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Fältström, Emma
Publications (2 of 2) Show all publications
Jonsson, M., Burrows, R. M., Lidman, J., Fältström, E., Laudon, H. & Sponseller, R. A. (2017). Land use influences macroinvertebrate community composition in boreal headwaters through altered stream conditions. Ambio, 46(3), 311-323
Open this publication in new window or tab >>Land use influences macroinvertebrate community composition in boreal headwaters through altered stream conditions
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2017 (English)In: Ambio, ISSN 0044-7447, E-ISSN 1654-7209, Vol. 46, no 3, p. 311-323Article in journal (Refereed) Published
Abstract [en]

Land use is known to alter the nature of land-water interactions, but the potential effects of widespread forest management on headwaters in boreal regions remain poorly understood. We evaluated the importance of catchment land use, land cover, and local stream variables for macroinvertebrate community and functional trait diversity in 18 boreal headwater streams. Variation in macroinvertebrate metrics was often best explained by in-stream variables, primarily water chemistry (e.g. pH). However, variation in stream variables was, in turn, significantly associated with catchment-scale forestry land use. More specifically, streams running through catchments that were dominated by young (11-50 years) forests had higher pH, greater organic matter standing stock, higher abundance of aquatic moss, and the highest macroinvertebrate diversity, compared to streams running through recently clear-cut and old forests. This indicates that catchment-scale forest management can modify in-stream habitat conditions with effects on stream macroinvertebrate communities and that characteristics of younger forests may promote conditions that benefit headwater biodiversity.

Place, publisher, year, edition, pages
Aquatic insects, Biodiversity, Forestry, Functional traits
National Category
urn:nbn:se:umu:diva-134207 (URN)10.1007/s13280-016-0837-y (DOI)000397818800005 ()27804095 (PubMedID)
Available from: 2017-06-20 Created: 2017-06-20 Last updated: 2018-06-09Bibliographically approved
Stenroth, K., Polvi, L. E., Fältström, E. & Jonsson, M. (2015). Land-use effects on terrestrial consumers through changed size structure of aquatic insects. Freshwater Biology, 60(1), 136-149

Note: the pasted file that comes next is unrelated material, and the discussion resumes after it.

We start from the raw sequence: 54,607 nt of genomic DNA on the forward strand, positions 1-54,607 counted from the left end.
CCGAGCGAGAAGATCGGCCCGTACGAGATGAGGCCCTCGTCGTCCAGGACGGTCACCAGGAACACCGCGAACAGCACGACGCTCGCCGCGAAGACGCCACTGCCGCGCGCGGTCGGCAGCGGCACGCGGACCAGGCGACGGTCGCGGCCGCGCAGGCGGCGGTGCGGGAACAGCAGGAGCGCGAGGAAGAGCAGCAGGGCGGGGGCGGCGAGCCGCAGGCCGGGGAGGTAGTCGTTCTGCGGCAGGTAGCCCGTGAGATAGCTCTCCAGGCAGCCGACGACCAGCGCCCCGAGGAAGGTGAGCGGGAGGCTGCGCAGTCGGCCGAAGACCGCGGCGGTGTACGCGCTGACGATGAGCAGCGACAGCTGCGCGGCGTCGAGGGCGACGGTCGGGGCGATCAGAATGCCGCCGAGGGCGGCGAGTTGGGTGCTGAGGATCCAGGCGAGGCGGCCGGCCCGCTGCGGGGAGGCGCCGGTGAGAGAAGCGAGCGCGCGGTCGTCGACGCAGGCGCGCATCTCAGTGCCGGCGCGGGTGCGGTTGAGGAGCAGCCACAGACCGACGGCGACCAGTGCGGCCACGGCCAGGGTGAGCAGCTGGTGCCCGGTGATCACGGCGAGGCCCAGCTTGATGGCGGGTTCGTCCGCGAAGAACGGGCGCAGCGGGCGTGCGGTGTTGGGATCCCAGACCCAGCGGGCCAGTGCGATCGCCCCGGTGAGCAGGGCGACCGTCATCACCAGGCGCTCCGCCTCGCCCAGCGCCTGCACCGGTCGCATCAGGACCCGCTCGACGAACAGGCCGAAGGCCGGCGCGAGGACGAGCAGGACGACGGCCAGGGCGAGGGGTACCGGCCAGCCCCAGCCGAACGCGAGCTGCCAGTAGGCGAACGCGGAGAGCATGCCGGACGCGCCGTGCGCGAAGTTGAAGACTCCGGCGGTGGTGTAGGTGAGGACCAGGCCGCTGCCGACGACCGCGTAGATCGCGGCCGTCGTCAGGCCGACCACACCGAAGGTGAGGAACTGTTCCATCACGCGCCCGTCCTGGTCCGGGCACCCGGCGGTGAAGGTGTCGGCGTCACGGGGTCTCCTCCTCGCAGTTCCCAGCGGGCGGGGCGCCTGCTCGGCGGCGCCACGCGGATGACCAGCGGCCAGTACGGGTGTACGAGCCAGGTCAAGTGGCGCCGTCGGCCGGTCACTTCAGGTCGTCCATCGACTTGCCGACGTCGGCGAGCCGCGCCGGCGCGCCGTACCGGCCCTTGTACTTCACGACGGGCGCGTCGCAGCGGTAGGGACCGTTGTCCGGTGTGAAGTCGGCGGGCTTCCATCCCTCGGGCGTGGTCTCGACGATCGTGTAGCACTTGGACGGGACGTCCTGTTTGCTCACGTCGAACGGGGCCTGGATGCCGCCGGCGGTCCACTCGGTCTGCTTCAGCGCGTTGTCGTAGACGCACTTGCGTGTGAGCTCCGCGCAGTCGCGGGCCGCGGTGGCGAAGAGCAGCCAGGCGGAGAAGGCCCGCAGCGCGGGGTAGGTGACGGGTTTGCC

Open this publication in new window or tab >>Land-use effects on terrestrial consumers through changed size structure of aquatic insects
2015 (English)In: Freshwater Biology, ISSN 0046-5070, E-ISSN 1365-2427, Vol. 60, no 1, p. 136-149Article in journal (Refereed) Published
Abstract [en]

We assessed the influence of agricultural land use on aquatic-terrestrial linkages along streams arising from changes in the emergence of aquatic insects. We expected that terrestrial predators would respond to a change in the abundance and/or the size structure of the emerging aquatic insects by an increase or decrease in population size. We measured the flux of emergent aquatic insects and the abundance of terrestrial invertebrate predators and birds along 10 streams across a forest-to-agriculture land-use gradient. We also performed stable isotope analyses (hydrogen, carbon and nitrogen) of terrestrial invertebrate predators. Small aquatic insects (Nematocera) were most abundant under agricultural land use, whereas larger bodied aquatic insects (Plecoptera and Trichoptera) were more associated with forest land use. Carabid beetles and linyphiid spiders were associated with agricultural streams (where there was a high abundance of small aquatic insects), whereas lycosid spiders and birds were associated with forest streams and a high abundance of large-sized aquatic insects. The contribution of aquatic insects to the diets of riparian Lycosidae, Linyphiidae and Carabidae was estimated to be 44%, 60% and 43%, respectively, indicating the importance of aquatic subsidies to the terrestrial system. Our results show that agricultural land use in an overall forested landscape can have significant effects on the abundance and diet of terrestrial consumers through its impact on the size structure of the assemblage of emerging insects, rather than the overall magnitude (numbers) of the aquatic subsidy. Hence, our results suggest that the composition, not just quantity, of a cross-habitat resource may influence the recipient system.

Place, publisher, year, edition, pages
Wiley-Blackwell, 2015
agriculture, aquatic insect, emergence, spider, subsidy
National Category
Agricultural Science Ecology Oceanography, Hydrology and Water Resources
urn:nbn:se:umu:diva-97881 (URN)10.1111/fwb.12476 (DOI)000346069800011 ()
Available from: 2015-01-16 Created: 2015-01-08 Last updated: 2018-06-07Bibliographically approved

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